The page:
Informatics for Secondary Education - A Curriculum for Schools (ED/HEP - pii-iip - IFIP - UNESCO, 1994, 103 p.)
 Appendix 1 - Computer Literacy Units
 Optional Programming Module
 Unit P1 - Introduction to Programming Unit P2 - Top-Down Program Design

### Unit P2 - Top-Down Program Design

Overall Objective of the Unit

Students should be able to design, program, and evaluate structured algorithms for problems which need a top-down approach.

Context

After first experiences with simple algorithmic design and programming in Unit P1: Introduction to Programming, students should learn to use a top-down approach, while using the same design tools and programming environment. When problems become more complex, the need for a top-down approach more evident. Top-down programming is the normal way in which commercial software is designed and produced.

Summary of Content of Unit

The Unit contains three main activities: top-down design of algorithms, translating the design into a program, and bringing the program to life. As with Unit P1: Introduction to Programming, these three activities will always be successive and closely tied together. Although the following descriptions treat each activity separately, the order of presentation does not necessarily dictate the order of teaching.

1. TOP-DOWN DESIGN OF ALGORITHMS

Objectives

Students should be able to:

1. describe and specify the problem to solve;
2. develop effective and efficient algorithms for the solution of a problem, using a top-down approach through step-wise refinement.

Content

At first the teacher sets some complex problems to be solved, but in the context of ready-made procedures already built and available in the system (and corresponding to parts or sub-problems of the original problem). In a second stage, these procedures will be analysed by students and they will now also construct these procedures themselves.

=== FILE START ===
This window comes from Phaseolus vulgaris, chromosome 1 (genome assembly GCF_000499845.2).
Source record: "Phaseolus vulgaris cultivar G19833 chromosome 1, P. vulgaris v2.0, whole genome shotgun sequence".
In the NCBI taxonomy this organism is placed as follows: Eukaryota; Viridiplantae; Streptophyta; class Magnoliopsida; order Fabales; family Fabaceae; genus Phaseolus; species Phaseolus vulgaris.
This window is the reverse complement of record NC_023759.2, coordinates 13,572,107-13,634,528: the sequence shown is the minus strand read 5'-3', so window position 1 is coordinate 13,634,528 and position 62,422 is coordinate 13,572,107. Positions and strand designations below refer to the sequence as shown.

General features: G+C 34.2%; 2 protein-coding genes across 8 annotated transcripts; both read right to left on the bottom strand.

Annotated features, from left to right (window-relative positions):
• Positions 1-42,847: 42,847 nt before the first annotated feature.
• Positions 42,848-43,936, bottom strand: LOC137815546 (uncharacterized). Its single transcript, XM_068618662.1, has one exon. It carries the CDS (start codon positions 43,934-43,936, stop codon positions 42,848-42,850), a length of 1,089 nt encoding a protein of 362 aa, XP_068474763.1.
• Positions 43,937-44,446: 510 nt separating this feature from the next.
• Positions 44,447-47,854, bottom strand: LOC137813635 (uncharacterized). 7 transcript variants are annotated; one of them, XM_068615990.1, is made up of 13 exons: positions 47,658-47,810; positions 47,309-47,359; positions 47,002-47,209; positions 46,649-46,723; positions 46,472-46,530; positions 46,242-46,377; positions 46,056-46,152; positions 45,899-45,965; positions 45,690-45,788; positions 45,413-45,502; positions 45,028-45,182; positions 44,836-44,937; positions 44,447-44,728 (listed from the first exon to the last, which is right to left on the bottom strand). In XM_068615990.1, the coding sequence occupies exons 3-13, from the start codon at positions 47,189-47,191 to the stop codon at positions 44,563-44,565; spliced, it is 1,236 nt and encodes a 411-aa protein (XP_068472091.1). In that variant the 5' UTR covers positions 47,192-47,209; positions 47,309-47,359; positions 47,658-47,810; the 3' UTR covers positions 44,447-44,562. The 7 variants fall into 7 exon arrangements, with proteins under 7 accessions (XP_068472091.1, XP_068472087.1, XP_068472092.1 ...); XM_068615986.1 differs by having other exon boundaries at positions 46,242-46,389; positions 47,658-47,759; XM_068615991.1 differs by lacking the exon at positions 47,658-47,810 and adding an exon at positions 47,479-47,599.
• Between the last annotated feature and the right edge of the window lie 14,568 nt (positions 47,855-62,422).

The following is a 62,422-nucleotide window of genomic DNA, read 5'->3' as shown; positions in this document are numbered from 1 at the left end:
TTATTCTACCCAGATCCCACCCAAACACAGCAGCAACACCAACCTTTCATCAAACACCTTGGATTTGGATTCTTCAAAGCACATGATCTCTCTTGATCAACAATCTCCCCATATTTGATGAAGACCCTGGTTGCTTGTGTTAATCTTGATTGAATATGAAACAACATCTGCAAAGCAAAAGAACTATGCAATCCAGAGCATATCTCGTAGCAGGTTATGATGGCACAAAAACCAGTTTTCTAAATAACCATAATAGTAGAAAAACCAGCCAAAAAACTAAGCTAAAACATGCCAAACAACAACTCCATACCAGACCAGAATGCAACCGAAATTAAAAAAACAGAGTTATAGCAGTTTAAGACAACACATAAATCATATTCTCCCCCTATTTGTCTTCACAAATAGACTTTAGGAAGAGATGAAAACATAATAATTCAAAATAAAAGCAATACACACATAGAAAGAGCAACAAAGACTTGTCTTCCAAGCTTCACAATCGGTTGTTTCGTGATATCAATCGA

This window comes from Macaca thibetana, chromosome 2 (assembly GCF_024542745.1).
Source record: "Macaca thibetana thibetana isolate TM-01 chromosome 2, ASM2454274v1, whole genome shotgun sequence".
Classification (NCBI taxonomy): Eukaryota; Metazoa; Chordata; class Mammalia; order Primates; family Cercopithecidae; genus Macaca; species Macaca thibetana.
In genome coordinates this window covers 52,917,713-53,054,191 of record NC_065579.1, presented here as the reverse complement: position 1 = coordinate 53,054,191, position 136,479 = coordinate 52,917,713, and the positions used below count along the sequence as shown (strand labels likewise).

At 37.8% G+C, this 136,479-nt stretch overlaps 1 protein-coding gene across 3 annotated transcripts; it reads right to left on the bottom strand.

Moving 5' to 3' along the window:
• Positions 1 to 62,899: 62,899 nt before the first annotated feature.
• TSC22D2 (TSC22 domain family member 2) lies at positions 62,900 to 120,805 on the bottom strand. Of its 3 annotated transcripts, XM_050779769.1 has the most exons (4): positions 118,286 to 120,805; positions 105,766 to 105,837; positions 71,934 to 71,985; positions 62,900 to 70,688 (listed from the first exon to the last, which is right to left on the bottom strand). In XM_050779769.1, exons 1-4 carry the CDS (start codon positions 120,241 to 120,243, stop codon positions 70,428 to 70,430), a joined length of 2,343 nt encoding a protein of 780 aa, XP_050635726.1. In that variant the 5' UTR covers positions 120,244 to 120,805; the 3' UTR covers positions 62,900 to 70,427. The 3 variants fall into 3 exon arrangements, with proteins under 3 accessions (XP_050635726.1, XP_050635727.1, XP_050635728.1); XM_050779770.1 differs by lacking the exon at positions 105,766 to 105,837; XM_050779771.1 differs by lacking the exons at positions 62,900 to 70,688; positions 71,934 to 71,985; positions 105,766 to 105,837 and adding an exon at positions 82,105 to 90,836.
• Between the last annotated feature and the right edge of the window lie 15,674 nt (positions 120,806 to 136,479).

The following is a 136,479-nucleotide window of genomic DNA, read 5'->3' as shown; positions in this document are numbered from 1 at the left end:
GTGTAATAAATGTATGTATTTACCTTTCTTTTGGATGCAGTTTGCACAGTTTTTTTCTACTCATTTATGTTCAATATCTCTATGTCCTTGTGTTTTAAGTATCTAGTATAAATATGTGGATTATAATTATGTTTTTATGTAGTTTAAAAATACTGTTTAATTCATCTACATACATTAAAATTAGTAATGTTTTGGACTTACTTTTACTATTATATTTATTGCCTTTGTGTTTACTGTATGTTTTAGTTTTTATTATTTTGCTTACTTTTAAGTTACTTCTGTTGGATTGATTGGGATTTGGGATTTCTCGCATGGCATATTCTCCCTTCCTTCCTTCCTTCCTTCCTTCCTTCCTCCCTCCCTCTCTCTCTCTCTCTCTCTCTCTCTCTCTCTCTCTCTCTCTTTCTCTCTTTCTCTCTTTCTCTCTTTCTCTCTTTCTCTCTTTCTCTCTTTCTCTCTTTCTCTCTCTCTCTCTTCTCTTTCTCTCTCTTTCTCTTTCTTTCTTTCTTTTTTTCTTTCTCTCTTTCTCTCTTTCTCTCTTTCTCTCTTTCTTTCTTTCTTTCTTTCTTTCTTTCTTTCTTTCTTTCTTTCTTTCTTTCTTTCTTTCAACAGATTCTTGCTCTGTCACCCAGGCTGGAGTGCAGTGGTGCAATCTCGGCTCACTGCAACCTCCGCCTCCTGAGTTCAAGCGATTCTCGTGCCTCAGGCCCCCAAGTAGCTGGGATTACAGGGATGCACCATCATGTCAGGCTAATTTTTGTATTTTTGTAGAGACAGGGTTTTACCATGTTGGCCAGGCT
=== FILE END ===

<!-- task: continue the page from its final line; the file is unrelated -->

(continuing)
Some problems should address the processing of strings, using the tools offered by the available programming language. Algorithms of this type are important because they make it evident that only formal processing is to be expected from a computer. Examples of suitable problems are: concatenation, counting the number of words in a text, writing a text in reverse, changing all the vowels in a text, searching for a word in a text.

It is important to point out problems which fall outside the scope of these formal possibilities, such as: translating a text, correcting a text or summarizing a text.

Objectives

Students should be able to:

1. understand that a computer processes "formal objects" only;

2. transform their algorithms into computer programs in a procedural language using formal procedures or functions;

3. produce a procedure-structured, readable, understandable and user-interactive program.

Content

It is important that the top-down designed algorithms are transformed into programs which have procedures and functions, so that students appreciate the need for these constructs.

Before the actual program is written, students should evaluate and debug, step by step, a given, subdivided algorithm; they should create their own set of test data and explore the different parts of the algorithm, but also the algorithm as a whole.

Students should use the following programming constructs: procedure, function, global and local variables, parameters. They should be offered procedures and functions as tools for string processing which they will use to solve text processing problems.

3. BRINGING THE PROGRAM TO LIFE

Objectives

Students should be able to:

1. use a standard programming environment to edit, compile, debug, update and run the constructed programs;

2. give a meaningful and useful written description of the internal and external working of the programs.

Content

Students should store and retrieve programs on and from disks, for further use and modification. They should learn to differentiate between syntax errors and execution errors; and identify possible causes for each type of error.

Students should test their programs with given or created test data to determine correctness and limitations and should learn how to obtain printed output and a hard copy of source code.

Teachers should ensure that clear and adequate documentation is produced of all programs so that other users are able to understand the operation of the programs and make further modifications.

Resources

Minimum necessary resources: One computer per student; suitable programming language or tool.

Optional extra resources: Printer; Liquid crystal display panel for overhead projector.